Radioactive sludge being removed from near Columbia River - NBC Right Now/KNDO/KNDU Tri-Cities, Yakima, WA |

Radioactive sludge being removed from near Columbia River

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RICHLAND, WA - The U.S. Department of Energy along with its contractors have begun removing radioactive sludge stored near the Columbia River. 

Believe it or not, the radioactive sludge will be moved only about ten miles to another building, a process that took nine years to develop.

Today, the first of many trips from the 105-K West Basin to the T Plant took place. The T Plant is a few miles away from the West Basin and will serve as a long-term storage location for all the radioactive material. The West Basin is where all the sludge is currently stored in a water-filled pool... only about 400 yards from the Columbia River.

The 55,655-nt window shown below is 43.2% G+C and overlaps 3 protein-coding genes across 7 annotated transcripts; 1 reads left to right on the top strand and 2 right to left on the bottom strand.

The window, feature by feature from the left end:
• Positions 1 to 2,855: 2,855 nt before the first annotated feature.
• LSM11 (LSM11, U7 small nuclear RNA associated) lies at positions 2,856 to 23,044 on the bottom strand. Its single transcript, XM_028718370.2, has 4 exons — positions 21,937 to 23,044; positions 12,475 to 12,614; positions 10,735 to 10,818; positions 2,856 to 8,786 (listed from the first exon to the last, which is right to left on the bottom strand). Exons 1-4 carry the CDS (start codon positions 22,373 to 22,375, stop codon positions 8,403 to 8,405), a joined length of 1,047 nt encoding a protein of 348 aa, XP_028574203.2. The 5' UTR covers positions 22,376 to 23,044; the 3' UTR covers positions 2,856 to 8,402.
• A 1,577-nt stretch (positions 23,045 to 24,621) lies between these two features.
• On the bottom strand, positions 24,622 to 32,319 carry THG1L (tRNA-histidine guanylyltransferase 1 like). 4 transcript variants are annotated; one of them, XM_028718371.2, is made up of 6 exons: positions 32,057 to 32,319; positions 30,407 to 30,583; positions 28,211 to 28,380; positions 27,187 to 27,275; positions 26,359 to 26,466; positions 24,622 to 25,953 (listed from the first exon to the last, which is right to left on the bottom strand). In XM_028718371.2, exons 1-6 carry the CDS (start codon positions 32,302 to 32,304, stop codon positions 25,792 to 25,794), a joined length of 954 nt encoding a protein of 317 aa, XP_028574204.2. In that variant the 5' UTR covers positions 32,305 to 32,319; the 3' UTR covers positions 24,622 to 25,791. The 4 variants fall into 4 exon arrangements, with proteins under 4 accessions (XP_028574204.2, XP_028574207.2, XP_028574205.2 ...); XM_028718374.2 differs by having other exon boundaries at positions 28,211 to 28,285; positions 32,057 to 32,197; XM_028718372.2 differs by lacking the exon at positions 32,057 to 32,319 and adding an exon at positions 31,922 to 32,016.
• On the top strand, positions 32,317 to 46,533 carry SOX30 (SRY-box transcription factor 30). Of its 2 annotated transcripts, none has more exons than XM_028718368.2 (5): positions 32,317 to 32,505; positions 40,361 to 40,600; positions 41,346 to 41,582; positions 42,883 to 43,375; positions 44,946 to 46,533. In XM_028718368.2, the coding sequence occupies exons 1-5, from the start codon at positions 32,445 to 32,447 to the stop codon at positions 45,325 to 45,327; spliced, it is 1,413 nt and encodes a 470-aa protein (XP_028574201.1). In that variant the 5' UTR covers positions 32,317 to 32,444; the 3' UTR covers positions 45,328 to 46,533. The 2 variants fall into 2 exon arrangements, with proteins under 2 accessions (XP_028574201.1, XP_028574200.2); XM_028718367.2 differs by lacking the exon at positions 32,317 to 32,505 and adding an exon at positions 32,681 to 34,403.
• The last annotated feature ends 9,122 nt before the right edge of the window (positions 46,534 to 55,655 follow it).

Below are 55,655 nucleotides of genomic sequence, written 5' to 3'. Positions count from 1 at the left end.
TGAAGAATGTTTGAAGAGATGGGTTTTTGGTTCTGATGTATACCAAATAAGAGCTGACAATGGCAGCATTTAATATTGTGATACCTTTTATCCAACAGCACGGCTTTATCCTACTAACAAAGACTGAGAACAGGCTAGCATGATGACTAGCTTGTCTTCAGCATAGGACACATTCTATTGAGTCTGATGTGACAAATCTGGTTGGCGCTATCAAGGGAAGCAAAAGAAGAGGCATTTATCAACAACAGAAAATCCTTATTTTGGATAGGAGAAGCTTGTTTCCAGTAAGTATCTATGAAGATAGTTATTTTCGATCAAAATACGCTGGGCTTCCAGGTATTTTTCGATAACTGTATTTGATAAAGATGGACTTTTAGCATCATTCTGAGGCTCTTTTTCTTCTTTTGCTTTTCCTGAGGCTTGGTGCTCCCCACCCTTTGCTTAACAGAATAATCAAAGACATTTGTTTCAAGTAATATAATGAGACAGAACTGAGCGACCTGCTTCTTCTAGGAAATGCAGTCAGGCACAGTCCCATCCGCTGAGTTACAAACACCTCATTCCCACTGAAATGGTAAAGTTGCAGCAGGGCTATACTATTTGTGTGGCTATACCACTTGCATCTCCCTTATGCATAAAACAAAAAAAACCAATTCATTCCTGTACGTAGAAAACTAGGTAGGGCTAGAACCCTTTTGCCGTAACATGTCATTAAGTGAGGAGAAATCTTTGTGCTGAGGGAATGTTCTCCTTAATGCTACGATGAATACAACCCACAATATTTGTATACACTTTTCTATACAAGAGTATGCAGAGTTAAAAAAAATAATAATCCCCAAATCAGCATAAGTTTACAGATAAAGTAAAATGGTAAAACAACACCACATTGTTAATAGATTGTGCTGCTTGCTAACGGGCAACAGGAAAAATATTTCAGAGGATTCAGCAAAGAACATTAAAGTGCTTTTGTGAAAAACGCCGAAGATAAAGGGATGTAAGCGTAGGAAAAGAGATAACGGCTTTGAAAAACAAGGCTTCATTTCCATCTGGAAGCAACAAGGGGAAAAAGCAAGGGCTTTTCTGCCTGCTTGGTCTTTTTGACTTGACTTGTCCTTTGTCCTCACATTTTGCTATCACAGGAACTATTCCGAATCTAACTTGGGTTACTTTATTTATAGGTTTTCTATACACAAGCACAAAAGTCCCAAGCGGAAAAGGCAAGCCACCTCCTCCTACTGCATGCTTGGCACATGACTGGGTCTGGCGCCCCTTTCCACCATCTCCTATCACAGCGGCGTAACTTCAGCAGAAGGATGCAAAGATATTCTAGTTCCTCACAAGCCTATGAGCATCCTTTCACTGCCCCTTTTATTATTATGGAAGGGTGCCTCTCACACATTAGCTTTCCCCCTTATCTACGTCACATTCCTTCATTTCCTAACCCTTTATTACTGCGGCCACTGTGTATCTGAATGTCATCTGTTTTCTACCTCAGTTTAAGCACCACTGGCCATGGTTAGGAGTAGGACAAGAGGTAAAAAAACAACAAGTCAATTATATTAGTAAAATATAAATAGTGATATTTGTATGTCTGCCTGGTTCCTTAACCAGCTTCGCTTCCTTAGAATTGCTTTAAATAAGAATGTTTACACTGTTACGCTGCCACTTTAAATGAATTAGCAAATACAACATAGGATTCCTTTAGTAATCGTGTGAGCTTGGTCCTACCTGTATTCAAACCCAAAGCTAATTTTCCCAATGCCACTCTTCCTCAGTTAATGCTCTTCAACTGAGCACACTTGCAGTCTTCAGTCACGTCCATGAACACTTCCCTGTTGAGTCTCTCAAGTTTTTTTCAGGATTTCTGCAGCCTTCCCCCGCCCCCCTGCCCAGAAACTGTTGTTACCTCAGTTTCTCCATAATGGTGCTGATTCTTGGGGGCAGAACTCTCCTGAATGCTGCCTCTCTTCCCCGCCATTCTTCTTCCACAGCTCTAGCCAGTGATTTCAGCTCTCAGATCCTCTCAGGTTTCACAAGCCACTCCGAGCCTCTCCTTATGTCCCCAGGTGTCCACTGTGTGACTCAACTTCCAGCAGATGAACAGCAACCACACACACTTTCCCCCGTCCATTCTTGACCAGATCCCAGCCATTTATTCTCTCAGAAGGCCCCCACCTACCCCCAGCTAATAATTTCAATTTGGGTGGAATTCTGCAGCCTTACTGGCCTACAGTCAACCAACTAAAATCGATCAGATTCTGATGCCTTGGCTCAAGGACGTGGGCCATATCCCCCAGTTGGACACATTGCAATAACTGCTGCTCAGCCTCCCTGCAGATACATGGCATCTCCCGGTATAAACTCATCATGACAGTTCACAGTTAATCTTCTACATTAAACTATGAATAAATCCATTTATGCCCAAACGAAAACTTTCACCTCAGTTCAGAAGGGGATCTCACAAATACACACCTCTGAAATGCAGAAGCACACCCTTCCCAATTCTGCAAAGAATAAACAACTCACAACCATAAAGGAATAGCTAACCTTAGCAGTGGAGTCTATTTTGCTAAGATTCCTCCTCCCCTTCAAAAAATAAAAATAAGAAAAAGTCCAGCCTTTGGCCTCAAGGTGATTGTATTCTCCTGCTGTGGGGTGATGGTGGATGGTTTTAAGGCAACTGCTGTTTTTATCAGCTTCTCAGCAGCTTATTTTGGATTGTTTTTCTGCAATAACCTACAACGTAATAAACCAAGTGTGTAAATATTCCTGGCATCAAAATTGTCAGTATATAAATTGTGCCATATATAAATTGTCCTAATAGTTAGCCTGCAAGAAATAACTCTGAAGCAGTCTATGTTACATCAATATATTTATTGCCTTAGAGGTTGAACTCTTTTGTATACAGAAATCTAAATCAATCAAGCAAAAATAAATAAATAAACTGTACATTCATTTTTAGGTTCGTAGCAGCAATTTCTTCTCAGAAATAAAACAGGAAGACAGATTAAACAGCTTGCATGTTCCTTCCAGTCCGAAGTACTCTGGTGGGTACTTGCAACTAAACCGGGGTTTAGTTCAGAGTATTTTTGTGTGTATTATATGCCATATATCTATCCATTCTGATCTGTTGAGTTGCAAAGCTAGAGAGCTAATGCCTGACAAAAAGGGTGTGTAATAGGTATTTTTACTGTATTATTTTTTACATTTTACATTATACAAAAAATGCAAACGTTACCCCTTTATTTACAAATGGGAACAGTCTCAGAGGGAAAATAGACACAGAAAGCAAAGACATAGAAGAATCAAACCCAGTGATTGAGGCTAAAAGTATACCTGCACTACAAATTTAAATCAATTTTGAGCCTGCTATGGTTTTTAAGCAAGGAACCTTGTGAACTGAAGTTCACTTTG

"Removing the sludge away from the Columbia River is extremely important from an environmental standpoint," said Mark French, Federal Project Director. "We've completed cleanup along most of the Columbia River. So, the 100-K area is one of the last areas remaining that need to be cleaned up. Getting the sludge out will allow us to remove the basin and then remove the remediation in this area."

The sludge being removed from the West Basin is a product of fuel rods stored in the basin that began to deteriorate. That with a mixture of metal fragments and dirt accumulated over time.

Contractors were telling me that the sludge removing process is estimated to last about a year, which would eventually lead to the demolition of the West Basin.

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